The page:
The term trademark (which is usually used for reference to any mark including service marks) is used to refer to a broad category of names, logos, or other symbols (colors, shapes, and musical sequences like Microsoft’s “Start Windows” sound can also be registered) to identify goods or services in the marketplace. Generally, trademark ownership is determined by who uses the mark first in a commercial setting. However, trademark registration officially establishes your ownership of the mark, and provides important benefits that make it a lot easier to prove infringement, win a lawsuit against unauthorized users of the mark, and collect damages.
For a mark to have sufficient legal strength to provide one with exclusive rights as part of a comprehensive IP strategy, it must possess several features. First, it may not be a generic term that is used in connection with the underlying products or services. For example, the term “ice cream sandwich” cannot be a trademark for ice cream, but is a protectable name for a computer operating system. However, note that a mark which includes generic terms may be protected as a trademark in which the generic part is disclaimed, such as “VegiStock Grocery,” for a grocery business, where the owner has disclaimed the word “grocery” from the mark’s protection, which means that others may use this term in other combinations.
The trademark must be a distinctive name in the context of the products and services. It can be a clever term or combination of terms, such as “pea in a pod” for a maternity store, a word(s) used arbitrarily in the field, such as “Apple” for computers, or a unique name with no particular meaning such as “Exxon,” the latter being the strongest. Furthermore, it is important that the mark is not too close to another mark that can create confusion to the consumer, such as “Nikee” for shoes, which cannot be protected as a trademark, as it is too similar to “Nike.” Creating a distinct mark requires a bit of creativity combined with marketing savvy and a sharp sense of trademark law. Intellectual property firms specialize in assessing the strengths and weaknesses of these issues for a desired mark.
In terms of longevity, trademarks differ from patents and copyrights which have a limited (non-extendable) life. After the expiration of their term, patents and copyrights become available to the public. In contrast, as long as the required fees are timely paid, trademarks may last indefinitely – making them an attractive component in a long-term IP strategy. The exception to the rule is the case of marks that have become generic over time (called “genericide”), such as Kleenex, which started as a brand name for tissues, and is now used generically as a replacement for the word tissue (no matter which brand one is referring to). In such (not so common) cases, the trademark loses most, if not all, of its protection.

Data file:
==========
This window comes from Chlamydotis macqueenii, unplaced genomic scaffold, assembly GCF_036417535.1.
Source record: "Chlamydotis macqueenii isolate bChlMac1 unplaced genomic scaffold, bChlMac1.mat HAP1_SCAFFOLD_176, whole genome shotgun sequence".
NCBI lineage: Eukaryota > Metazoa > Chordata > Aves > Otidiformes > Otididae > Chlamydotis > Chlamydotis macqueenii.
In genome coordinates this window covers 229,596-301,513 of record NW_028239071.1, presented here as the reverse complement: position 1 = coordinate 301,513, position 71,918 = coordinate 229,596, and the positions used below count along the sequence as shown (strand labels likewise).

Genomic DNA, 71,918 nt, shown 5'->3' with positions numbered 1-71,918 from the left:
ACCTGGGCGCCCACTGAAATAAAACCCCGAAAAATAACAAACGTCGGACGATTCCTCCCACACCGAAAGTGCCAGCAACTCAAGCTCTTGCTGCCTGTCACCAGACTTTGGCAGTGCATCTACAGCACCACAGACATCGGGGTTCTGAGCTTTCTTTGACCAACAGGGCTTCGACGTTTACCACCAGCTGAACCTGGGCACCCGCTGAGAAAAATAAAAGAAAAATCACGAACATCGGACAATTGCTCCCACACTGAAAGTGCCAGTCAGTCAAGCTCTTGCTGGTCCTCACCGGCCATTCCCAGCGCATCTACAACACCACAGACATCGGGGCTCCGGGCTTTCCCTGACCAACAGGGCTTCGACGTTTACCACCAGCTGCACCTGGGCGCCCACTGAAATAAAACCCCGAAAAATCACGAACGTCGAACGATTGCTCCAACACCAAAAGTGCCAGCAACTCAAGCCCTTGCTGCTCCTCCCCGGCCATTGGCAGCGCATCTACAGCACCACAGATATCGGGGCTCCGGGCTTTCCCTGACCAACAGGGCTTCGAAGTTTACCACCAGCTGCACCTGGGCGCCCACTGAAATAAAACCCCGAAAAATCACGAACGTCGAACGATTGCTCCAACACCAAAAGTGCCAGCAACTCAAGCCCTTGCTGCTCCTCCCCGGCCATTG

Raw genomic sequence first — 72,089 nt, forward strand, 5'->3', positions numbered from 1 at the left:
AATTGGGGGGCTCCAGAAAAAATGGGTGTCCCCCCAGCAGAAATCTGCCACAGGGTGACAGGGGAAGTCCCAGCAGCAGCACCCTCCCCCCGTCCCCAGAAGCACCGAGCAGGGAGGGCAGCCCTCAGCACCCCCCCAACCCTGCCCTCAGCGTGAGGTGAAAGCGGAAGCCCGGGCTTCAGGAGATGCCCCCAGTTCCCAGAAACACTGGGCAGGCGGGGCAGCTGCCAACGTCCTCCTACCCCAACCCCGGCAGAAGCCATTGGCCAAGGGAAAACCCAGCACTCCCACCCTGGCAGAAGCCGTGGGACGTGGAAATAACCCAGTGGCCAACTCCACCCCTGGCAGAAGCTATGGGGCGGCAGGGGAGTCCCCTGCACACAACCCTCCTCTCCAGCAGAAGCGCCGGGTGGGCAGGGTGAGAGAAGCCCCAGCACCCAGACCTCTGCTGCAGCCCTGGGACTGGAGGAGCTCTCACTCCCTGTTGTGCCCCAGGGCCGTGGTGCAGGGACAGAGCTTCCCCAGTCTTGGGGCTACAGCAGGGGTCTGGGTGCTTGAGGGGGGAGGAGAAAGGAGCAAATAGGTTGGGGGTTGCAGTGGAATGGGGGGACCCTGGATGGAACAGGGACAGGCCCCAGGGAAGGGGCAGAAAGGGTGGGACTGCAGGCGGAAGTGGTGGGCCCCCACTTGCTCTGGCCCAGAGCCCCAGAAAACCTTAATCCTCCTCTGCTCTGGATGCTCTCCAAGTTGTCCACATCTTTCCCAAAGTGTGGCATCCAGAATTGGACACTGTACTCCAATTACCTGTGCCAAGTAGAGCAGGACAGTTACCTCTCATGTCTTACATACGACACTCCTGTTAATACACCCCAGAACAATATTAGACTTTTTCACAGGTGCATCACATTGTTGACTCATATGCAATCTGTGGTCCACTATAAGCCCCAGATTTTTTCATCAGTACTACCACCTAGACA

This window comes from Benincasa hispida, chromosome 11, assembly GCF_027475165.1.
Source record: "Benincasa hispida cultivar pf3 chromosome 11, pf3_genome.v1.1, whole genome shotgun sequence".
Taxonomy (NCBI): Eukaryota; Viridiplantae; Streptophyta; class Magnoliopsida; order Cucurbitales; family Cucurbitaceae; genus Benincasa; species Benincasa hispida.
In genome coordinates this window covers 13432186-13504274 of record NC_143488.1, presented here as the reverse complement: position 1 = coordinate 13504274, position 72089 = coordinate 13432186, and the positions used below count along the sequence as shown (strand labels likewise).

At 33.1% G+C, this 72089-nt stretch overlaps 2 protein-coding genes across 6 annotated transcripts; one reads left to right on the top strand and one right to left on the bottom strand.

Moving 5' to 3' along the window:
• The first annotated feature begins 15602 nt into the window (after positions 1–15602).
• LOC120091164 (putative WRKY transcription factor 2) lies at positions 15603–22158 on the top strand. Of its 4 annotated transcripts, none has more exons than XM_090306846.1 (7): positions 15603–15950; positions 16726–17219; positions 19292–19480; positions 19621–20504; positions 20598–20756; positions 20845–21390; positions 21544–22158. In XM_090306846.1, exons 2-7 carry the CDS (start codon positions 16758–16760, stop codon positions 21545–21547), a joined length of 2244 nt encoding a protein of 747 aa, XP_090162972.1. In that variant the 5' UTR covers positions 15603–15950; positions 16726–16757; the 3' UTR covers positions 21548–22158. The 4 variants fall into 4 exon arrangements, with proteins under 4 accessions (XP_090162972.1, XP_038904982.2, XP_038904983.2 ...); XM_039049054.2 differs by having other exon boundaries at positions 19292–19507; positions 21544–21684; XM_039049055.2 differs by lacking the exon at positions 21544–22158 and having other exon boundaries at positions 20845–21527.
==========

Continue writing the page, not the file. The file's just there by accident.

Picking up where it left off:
Usually, a trademark owner will invest time and resources to build a brand, advertise, and integrate it into related products and services. Associated costs will also involve obtaining and maintaining trademark rights. The privileges enjoyed by owning a trademark include exclusive official rights which can avert illegal use of the mark by others, thus protecting the invested value in the brand and creating sustainable brand equity.
Trademarks signal identifying information about the goods or services to the consumer. They also create an incentive for producers (or service providers) to maintain the quality of the goods (or services) at a level that would reflect positively on the brand image. In turn, consumers often identify themselves or their lifestyles with the marks they use in order to convey a desired socioeconomic status. That is why many are willing to pay a higher price for products with a “brand name,” not merely for a better quality product or more secure support services, but also (sometimes mainly) in order to show to their peers that they belong to an elite and respected economic class.
Branding, protected by trademarks, also simplifies the search by the consumer for a specific product. For instance, by looking for a familiar logo, rather than perusing lists of features of a specific item, one can quickly identify the source of the manufacturing – the so-called “signaling” function of trademarks. Without trademark laws, similar goods produced by different manufacturers, with various levels of quality, could all be sold under the very same name and logo. The buyer, in turn, would face a great deal of confusion, as it would be extremely difficult to differentiate between the items, and to assess the quality one is receiving for the listed price.
FlashPoint IP, a leader among intellectual property firms, provides all types of professional trademark searches for registered and unregistered marks worldwide, as well as national and international trademark registration. We assist in the candidate selection process of brand names to maximize IP value and protection. Contact us to discuss your options regarding IP strategy and positioning, and to find out more about FPIP trademark filings. On Your Mark, Get Clearance, Go!